Arthur Sadoun Says Staff Churn, Not Winning Awards, Is Publicis’ Biggest Threat

Arthur Sadoun Says Staff Churn, Not Winning Awards, Is Publicis’ Biggest Threat

The newly appointed chief of Publicis Groupe, Arthur Sadoun, has labelled staff turnover among its global agencies as his number one concern.

B&T Magazine
Posted by B&T Magazine

Sadoun, of course, hit the headlines in Cannes a fortnight ago when he announced a 12-month moratorium on any of Publicis’ agencies (including Australia) entering any awards for 2018.

However, in a speech in London yesterday hosted by the British ad association ISBA, Sadoun said it wasn’t shiny statues he was most interested in, rather retaining top staff who were increasingly being lured to non-agencies such as Facebook, Google and the consultancy firms.

Sadoun revealed that 14 per cent of Publicis’ 80,000 staff worldwide had plans to quit the network in the coming 24 months.

It was because of this pending exodus, that Sadoun was hanging his hopes on his new Marcel AI platform that will help foster better collaboration among its 80,000 employees across 200 disciplines in 130 countries.

Sadoun said of Marcel: “Agencies are not changing from within and putting technology at the core of our own model. We are the only service industry that has not tried.

“This is what we’re doing. It’s for our people, for our clients and trying to do something for the industry. And at the end all we get is ‘ah, they’re not coming to Cannes; they don’t stand for creativity.’ I’ll take it. I don’t care.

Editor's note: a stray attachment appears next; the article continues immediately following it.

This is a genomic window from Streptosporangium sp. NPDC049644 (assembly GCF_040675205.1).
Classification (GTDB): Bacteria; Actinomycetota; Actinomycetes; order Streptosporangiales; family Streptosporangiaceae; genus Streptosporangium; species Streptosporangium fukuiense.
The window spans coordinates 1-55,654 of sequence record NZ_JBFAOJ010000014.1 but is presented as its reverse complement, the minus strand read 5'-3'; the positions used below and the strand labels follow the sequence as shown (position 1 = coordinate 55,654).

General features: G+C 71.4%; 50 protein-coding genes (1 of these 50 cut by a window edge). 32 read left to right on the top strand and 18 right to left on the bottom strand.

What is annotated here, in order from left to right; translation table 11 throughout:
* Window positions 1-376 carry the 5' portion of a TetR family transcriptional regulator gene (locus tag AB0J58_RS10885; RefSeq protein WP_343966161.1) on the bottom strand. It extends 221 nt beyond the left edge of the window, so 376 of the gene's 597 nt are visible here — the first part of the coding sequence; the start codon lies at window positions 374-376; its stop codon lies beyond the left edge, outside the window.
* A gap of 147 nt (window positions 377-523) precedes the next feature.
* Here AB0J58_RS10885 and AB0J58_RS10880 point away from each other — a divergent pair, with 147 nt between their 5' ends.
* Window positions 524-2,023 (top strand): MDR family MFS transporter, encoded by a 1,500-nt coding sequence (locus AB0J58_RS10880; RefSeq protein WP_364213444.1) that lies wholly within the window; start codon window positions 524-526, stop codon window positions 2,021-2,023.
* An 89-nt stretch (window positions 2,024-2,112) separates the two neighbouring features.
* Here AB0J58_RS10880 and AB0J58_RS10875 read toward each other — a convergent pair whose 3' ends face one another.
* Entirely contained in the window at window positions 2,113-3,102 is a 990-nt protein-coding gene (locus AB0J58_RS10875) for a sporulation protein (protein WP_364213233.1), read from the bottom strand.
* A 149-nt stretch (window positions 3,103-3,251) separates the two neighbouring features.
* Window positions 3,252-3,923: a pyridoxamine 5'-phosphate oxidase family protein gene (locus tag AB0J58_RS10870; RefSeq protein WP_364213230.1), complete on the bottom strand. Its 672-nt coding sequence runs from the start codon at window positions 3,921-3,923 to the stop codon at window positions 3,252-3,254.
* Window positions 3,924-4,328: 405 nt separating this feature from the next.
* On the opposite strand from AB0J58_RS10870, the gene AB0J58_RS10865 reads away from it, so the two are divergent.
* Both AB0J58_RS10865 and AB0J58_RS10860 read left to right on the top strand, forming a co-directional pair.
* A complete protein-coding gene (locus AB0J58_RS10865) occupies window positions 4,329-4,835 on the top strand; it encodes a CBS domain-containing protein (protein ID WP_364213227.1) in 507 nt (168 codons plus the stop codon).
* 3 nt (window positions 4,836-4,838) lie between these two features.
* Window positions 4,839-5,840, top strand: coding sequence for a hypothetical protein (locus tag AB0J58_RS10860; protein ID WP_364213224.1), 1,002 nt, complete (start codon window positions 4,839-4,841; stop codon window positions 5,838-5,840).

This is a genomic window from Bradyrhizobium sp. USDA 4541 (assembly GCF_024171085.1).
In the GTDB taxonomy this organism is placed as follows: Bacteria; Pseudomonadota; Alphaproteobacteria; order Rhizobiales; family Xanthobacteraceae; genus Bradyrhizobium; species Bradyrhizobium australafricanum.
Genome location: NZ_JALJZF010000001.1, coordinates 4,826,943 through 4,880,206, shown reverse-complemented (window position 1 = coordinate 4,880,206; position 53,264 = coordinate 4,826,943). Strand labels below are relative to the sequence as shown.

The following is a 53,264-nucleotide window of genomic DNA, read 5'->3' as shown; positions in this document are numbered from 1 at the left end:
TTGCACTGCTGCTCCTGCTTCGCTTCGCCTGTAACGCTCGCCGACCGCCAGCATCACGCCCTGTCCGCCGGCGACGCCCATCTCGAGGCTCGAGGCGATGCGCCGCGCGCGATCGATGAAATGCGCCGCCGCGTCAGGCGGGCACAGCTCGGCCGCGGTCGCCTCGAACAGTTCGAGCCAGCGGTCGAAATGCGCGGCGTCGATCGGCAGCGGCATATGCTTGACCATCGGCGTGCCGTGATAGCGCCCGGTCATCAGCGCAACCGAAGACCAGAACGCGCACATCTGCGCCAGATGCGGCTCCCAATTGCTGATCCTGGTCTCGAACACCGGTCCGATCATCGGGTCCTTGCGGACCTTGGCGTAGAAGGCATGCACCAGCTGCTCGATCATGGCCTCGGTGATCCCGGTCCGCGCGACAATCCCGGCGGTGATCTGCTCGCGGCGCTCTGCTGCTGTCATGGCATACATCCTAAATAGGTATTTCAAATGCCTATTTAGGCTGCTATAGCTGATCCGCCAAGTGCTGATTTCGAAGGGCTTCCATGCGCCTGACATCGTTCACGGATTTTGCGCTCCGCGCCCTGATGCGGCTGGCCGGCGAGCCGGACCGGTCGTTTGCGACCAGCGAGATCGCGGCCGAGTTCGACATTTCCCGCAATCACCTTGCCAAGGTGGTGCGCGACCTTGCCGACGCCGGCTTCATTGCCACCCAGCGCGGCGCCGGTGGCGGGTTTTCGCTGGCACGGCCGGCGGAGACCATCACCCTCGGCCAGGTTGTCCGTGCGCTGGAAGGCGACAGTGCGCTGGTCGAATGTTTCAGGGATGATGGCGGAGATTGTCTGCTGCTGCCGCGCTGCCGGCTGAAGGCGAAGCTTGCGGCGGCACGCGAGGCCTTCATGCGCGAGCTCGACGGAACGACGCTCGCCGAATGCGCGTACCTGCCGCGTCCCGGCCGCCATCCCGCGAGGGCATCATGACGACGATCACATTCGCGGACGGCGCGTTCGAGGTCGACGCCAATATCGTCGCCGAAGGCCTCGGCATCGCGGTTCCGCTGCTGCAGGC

“I have decided I don’t care how long I’m going to stay but I’m going to have an impact,” he said. “I’m happy to get fired, I don’t care, I have other things to do. My responsibilities are that we’re committed to changing things. Will we succeed? I don’t know.”

Sadoun added that his decision to quit all awards for 12 months may have shocked the industry, however, he believed Publicis’ clients had been very receptive to the idea. He said it was all about being “relevant”adding: “We can’t operate the way we did 20 years ago.”

What Sadoun hoped for was that a young creative anywhere in the Publicis global network could feel like they had the opportunity to work on the next “big” campaign no matter what city they happened to be working in.

“Tomorrow a creative at Leo Burnett in Sao Paolo will be able to work on a Super Bowl campaign from Saatchi in New York.

“It doesn’t mean we’re going to cannibalise our agencies because it will be led by our creative director but it will give someone who is 25 years old, who has never worked outside of Brazil, the chance to do the next big campaign for the Super Bowl.

No other group can do that because no other group is organised in a way where there aren’t silos,” he said.